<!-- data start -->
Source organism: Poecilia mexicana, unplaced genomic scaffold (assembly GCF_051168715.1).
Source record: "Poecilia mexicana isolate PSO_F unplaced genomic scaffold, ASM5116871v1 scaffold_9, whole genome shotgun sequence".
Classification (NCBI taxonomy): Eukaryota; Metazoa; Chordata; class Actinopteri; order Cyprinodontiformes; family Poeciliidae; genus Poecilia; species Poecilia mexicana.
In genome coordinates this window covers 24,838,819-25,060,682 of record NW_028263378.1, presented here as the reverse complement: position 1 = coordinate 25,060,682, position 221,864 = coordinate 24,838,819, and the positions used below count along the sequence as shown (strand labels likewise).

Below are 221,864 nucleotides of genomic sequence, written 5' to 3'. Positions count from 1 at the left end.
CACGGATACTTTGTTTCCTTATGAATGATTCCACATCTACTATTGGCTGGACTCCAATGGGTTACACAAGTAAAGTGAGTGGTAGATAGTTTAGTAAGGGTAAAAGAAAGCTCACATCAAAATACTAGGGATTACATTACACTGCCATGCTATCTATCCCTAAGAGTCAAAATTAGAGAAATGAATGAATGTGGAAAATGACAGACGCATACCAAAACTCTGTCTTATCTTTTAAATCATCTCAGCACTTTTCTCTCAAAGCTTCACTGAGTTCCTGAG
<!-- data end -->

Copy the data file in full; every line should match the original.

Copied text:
Source organism: Poecilia mexicana, unplaced genomic scaffold (assembly GCF_051168715.1).
Source record: "Poecilia mexicana isolate PSO_F unplaced genomic scaffold, ASM5116871v1 scaffold_9, whole genome shotgun sequence".
Classification (NCBI taxonomy): Eukaryota; Metazoa; Chordata; class Actinopteri; order Cyprinodontiformes; family Poeciliidae; genus Poecilia; species Poecilia mexicana.
In genome coordinates this window covers 24,838,819-25,060,682 of record NW_028263378.1, presented here as the reverse complement: position 1 = coordinate 25,060,682, position 221,864 = coordinate 24,838,819, and the positions used below count along the sequence as shown (strand labels likewise).

Below are 221,864 nucleotides of genomic sequence, written 5' to 3'. Positions count from 1 at the left end.
CACGGATACTTTGTTTCCTTATGAATGATTCCACATCTACTATTGGCTGGACTCCAATGGGTTACACAAGTAAAGTGAGTGGTAGATAGTTTAGTAAGGGTAAAAGAAAGCTCACATCAAAATACTAGGGATTACATTACACTGCCATGCTATCTATCCCTAAGAGTCAAAATTAGAGAAATGAATGAATGTGGAAAATGACAGACGCATACCAAAACTCTGTCTTATCTTTTAAATCATCTCAGCACTTTTCTCTCAAAGCTTCACTGAGTTCCTGAG